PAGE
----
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Is Ford's Flex too much too late?

At a time when escalating fuel prices are forcing people to curtail summer road trips, is the Ford Flex just too big?

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At a time when escalating fuel prices are forcing people to curtail summer road trips, is the Ford Flex just too big?

Carlos Gomes, Scotiabank’s senior economist and auto industry analyst, thinks the weakening U.S. economy and rising fuel prices may finally be putting the brakes on the crossover segment, which has seen amazing sales growth in the past few years.

“In the U.S., for the first time in April … most SUV and crossover sales declined.”

Ford says the Flex is like no other vehicle on the road today. But in reality, it’s a new model entering a cluttered market segment in which seemingly every automaker except Ferrari (for now) has already staked a claim.

“Flex is a very attractive alternative to Ford’s more traditional SUVs,” says auto analyst John Casesa, managing partner of the Casesa Shapiro Group in New York.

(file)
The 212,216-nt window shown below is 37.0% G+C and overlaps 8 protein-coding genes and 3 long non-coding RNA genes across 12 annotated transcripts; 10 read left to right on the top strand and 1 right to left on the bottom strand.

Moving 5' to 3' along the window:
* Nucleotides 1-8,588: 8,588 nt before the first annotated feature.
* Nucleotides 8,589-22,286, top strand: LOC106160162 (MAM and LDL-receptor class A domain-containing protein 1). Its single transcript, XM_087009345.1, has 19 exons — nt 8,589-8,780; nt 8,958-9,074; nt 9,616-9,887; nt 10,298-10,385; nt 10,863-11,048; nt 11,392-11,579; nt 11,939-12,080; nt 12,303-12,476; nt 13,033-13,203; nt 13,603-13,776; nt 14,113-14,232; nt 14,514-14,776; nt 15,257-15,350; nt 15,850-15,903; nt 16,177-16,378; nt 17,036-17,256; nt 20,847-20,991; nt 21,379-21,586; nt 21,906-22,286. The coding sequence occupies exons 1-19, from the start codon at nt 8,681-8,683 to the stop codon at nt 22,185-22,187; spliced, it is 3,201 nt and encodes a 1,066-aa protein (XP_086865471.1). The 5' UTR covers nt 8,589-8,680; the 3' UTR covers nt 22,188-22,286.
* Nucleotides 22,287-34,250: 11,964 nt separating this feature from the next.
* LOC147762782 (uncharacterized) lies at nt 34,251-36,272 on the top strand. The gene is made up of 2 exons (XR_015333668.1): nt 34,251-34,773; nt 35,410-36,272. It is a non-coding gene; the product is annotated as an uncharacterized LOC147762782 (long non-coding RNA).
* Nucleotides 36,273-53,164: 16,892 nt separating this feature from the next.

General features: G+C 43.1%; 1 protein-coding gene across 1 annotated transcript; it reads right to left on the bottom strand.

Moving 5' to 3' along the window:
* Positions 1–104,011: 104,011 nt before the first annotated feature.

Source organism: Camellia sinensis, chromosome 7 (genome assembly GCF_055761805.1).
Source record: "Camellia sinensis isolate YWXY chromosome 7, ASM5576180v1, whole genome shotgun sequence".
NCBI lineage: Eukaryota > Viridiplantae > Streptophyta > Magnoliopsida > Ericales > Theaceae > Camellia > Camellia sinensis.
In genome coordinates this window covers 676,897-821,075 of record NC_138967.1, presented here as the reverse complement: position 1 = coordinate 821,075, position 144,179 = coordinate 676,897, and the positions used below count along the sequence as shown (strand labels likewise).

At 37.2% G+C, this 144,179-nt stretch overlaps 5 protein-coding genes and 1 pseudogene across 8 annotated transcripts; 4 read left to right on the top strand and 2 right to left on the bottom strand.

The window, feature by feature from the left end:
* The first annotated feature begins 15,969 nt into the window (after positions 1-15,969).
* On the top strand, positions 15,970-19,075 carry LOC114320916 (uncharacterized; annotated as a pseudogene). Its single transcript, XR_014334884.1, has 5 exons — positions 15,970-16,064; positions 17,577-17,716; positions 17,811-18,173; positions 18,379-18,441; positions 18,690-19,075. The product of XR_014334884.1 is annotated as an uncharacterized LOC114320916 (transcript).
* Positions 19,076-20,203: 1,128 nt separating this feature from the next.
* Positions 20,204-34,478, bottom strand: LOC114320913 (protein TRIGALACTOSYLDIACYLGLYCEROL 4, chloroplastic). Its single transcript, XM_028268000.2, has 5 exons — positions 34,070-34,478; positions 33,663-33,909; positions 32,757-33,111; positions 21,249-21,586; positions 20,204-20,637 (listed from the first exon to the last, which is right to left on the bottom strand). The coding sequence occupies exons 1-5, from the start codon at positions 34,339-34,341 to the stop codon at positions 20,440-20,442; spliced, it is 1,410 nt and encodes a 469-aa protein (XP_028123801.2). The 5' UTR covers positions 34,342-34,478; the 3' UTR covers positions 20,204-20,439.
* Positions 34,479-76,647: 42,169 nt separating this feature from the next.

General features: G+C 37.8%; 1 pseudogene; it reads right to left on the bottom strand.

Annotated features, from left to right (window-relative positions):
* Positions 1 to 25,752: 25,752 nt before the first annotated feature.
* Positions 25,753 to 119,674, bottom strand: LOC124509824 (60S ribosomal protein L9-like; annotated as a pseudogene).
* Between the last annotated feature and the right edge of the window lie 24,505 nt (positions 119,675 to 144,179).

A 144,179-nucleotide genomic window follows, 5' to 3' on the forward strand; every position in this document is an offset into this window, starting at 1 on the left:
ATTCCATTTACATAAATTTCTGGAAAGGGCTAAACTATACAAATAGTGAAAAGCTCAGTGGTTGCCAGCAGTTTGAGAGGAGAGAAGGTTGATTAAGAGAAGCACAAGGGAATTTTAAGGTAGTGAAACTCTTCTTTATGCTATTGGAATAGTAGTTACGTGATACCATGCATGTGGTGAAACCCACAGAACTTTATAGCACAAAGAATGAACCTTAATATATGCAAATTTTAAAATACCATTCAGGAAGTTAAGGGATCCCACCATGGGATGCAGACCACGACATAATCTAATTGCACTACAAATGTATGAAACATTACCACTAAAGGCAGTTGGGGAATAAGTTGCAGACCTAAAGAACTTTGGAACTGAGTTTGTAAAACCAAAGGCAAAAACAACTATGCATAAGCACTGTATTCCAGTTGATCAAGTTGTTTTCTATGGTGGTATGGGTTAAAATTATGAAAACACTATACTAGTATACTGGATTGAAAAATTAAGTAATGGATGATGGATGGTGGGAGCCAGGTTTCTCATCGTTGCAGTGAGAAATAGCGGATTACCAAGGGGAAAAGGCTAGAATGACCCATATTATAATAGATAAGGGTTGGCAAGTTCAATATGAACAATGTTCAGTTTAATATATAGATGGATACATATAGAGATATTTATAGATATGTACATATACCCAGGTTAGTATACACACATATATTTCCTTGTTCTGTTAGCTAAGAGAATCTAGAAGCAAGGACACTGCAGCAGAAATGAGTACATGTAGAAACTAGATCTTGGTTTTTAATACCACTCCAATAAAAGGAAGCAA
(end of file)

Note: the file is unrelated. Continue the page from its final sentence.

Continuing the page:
“But Ford has very little credibility in the crossover segment, one where customers want smaller vehicles.”

The brand new Flex may be competitively priced, but these days any vehicle larger than a compact is getting pummelled in the used car market.

Based on his preliminary work, John Bailey, with the Canadian Black Book, says he sees the Flex performing stronger than the Explorer at trade-in time.

“We are somewhat bullish on (the) Flex outperforming the Ford brand overall, but not quite to the Honda Pilot or Toyota Highlander level. (It’s) a step in the right direction.”

Bailey says that he thinks residual values of large crossovers like the Flex will be hurt by fuel price, but to a lesser degree than SUVs like the Explorer or Jeep Grand Cherokee.

The other challenge for Ford is making people aware of the Flex, especially since even the keenest shopper may already be aware of Ford’s former Freestyle and existing Taurus X.

Casesa says typical of the situation at Ford – and at General Motors and Chrysler as well – even if the product is competitive, Ford will have to spend more on advertising and marketing to get people into showrooms.

Just how much, we’ll find out starting in a few weeks.

That’s when the 2009 Ford Flex goes on sale in showrooms across Canada.

–John LeBlanc

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